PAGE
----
In writing, authors often take paragraphs to describe setting or the characteristics of the protagonist, and these things can be important if the setting is key to the story. Or you can't glean some hidden character flaw from dialogue and action. But nothing tugs at the reader as much as an accurate--and short--description of a familiar smell. Something that shoves us into that pocket of our minds where we not only remember, but have visceral reactions. Something as simple as the scent of pine at Christmas. The sharp espresso smell when you walk into a Starbucks. The musty steam that rises in the sun from the street after a quick, hard summer rain. It only takes a few words, and you not only are present in the story, your senses react. And like comfort food, you fall into it effortlessly.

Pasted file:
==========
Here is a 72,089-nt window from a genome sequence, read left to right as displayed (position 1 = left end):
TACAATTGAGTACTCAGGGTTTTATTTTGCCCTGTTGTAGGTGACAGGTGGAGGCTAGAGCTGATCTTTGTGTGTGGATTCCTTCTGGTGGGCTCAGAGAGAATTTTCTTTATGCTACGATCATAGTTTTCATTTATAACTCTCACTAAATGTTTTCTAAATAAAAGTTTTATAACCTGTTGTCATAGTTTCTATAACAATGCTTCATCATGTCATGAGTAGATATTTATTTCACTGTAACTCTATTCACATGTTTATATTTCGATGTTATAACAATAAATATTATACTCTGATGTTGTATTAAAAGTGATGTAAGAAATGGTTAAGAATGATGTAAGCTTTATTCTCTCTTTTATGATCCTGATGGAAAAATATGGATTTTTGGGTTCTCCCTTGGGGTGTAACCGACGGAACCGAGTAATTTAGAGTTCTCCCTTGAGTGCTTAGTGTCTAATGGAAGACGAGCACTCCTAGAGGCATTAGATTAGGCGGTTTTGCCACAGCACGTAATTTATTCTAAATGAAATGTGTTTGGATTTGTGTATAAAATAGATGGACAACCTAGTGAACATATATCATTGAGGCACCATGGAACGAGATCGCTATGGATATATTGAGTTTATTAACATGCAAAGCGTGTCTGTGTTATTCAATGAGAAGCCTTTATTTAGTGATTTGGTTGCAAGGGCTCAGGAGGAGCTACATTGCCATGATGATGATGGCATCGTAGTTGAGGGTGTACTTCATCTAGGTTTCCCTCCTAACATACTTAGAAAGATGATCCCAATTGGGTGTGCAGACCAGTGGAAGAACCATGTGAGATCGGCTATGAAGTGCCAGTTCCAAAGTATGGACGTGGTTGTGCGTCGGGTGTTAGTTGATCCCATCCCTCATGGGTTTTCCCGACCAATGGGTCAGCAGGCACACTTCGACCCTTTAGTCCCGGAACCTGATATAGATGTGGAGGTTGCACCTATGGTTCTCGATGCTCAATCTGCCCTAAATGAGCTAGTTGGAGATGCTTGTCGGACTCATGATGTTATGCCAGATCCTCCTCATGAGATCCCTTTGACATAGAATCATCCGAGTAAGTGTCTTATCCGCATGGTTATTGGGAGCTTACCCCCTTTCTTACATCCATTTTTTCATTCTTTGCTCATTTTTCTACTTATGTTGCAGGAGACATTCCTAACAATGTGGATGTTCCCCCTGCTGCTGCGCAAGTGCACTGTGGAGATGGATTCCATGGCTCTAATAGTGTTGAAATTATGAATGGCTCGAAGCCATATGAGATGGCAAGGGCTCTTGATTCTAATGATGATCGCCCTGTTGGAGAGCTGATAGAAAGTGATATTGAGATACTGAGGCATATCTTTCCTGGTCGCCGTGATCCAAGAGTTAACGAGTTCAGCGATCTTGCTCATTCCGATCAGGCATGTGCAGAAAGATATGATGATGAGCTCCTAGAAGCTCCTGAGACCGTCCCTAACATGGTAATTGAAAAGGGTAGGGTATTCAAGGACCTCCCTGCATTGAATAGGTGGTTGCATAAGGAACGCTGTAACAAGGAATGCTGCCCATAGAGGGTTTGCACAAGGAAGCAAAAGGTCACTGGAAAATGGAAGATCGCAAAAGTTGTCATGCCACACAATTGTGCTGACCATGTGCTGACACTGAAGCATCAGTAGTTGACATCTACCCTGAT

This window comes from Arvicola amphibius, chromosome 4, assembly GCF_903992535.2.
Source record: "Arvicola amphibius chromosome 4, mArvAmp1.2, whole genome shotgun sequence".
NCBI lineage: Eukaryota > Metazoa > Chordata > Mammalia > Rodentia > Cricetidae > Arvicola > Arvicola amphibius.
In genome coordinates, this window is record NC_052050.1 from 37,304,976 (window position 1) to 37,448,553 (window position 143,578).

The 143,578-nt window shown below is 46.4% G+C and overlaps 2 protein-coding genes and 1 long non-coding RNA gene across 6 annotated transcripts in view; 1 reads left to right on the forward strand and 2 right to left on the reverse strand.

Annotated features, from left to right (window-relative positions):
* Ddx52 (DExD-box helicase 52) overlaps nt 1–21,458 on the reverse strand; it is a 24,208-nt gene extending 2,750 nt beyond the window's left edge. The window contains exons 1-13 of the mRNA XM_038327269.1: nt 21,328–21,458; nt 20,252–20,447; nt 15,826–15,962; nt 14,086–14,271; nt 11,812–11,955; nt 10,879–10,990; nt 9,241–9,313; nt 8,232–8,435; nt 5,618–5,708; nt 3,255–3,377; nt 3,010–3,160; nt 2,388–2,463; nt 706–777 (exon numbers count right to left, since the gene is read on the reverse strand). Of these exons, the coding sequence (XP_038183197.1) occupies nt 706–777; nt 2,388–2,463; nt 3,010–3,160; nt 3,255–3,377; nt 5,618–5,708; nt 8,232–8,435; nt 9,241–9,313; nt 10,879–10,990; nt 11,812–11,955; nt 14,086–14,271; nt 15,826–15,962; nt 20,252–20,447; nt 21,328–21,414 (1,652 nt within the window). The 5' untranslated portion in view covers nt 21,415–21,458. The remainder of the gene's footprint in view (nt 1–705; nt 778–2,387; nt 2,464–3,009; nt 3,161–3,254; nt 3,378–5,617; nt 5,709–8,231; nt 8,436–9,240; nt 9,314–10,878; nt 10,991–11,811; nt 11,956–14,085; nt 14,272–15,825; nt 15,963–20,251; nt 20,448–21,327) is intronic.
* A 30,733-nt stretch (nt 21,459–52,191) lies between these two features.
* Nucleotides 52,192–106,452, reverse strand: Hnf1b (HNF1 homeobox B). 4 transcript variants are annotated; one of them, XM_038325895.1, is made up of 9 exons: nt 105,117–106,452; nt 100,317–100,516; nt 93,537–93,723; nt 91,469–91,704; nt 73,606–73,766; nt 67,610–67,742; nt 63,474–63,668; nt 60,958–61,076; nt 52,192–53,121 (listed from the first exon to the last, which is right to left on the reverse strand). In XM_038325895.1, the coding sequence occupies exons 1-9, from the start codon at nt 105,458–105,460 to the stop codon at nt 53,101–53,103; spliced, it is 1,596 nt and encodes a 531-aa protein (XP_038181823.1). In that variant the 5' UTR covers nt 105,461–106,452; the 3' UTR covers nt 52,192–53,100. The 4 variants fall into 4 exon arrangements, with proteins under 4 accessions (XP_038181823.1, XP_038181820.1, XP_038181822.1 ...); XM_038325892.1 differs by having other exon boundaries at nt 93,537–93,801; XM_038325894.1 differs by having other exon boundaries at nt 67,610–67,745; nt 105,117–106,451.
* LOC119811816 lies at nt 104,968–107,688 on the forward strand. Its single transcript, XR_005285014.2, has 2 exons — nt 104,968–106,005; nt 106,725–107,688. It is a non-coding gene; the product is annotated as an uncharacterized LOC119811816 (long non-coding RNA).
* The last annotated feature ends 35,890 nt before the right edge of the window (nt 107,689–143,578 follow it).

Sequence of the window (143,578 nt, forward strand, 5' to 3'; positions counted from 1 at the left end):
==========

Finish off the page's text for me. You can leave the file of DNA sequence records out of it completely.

Thursday, April 26, 2012

The 3 R's: Rituals. Routine. Repetition.

Rituals. We all have them. Every day after lunch, I have a Reese's cup. I eat the outside first, savoring the chocolate, then eat the middle with the peanut butter. Every morning, I walk downstairs, turn on the coffee maker and open my laptop before my kids wake. My seven-year-old stumbles down soon after in his sleepiness, and says, "Mommy, can I have my chocolate milk?" Every morning.

When my newly-adopted dog, Ellie, sees me put my shoes on and grab my keys, she starts jumping and runs toward my car when I open the door. This winter, my brother-in-law, Mike, and I had an entire conversation on which foot we put the first sock and shoe on and how we walk through our homes at bedtime and check the doors and windows in the exact same order every night.